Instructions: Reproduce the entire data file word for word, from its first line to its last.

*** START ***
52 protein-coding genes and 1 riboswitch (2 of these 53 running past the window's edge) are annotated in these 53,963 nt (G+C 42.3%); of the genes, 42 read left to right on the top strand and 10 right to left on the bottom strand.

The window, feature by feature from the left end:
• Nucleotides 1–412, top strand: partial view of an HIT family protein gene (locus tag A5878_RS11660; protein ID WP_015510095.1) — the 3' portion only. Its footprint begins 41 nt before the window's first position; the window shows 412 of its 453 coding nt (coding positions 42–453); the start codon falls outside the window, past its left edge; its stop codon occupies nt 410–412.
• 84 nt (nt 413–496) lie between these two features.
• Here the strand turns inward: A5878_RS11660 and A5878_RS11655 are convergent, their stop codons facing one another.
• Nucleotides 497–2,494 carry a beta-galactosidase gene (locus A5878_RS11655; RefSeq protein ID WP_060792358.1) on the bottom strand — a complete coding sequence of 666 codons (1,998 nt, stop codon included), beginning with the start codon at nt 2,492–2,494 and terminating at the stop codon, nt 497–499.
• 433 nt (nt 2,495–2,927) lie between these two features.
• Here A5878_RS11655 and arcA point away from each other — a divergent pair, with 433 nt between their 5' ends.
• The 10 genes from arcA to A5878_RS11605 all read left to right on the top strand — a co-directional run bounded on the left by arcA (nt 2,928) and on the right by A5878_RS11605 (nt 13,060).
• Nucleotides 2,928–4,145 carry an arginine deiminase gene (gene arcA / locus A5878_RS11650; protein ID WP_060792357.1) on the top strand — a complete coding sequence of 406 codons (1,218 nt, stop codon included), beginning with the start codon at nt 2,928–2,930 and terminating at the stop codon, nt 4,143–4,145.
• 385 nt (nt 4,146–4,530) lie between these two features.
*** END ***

52 protein-coding genes and 1 riboswitch (2 of these 53 running past the window's edge) are annotated in these 53,963 nt (G+C 42.3%); of the genes, 42 read left to right on the top strand and 10 right to left on the bottom strand.

The window, feature by feature from the left end:
• Nucleotides 1–412, top strand: partial view of an HIT family protein gene (locus tag A5878_RS11660; protein ID WP_015510095.1) — the 3' portion only. Its footprint begins 41 nt before the window's first position; the window shows 412 of its 453 coding nt (coding positions 42–453); the start codon falls outside the window, past its left edge; its stop codon occupies nt 410–412.
• 84 nt (nt 413–496) lie between these two features.
• Here the strand turns inward: A5878_RS11660 and A5878_RS11655 are convergent, their stop codons facing one another.
• Nucleotides 497–2,494 carry a beta-galactosidase gene (locus A5878_RS11655; RefSeq protein ID WP_060792358.1) on the bottom strand — a complete coding sequence of 666 codons (1,998 nt, stop codon included), beginning with the start codon at nt 2,492–2,494 and terminating at the stop codon, nt 497–499.
• 433 nt (nt 2,495–2,927) lie between these two features.
• Here A5878_RS11655 and arcA point away from each other — a divergent pair, with 433 nt between their 5' ends.
• The 10 genes from arcA to A5878_RS11605 all read left to right on the top strand — a co-directional run bounded on the left by arcA (nt 2,928) and on the right by A5878_RS11605 (nt 13,060).
• Nucleotides 2,928–4,145 carry an arginine deiminase gene (gene arcA / locus A5878_RS11650; protein ID WP_060792357.1) on the top strand — a complete coding sequence of 406 codons (1,218 nt, stop codon included), beginning with the start codon at nt 2,928–2,930 and terminating at the stop codon, nt 4,143–4,145.
• 385 nt (nt 4,146–4,530) lie between these two features.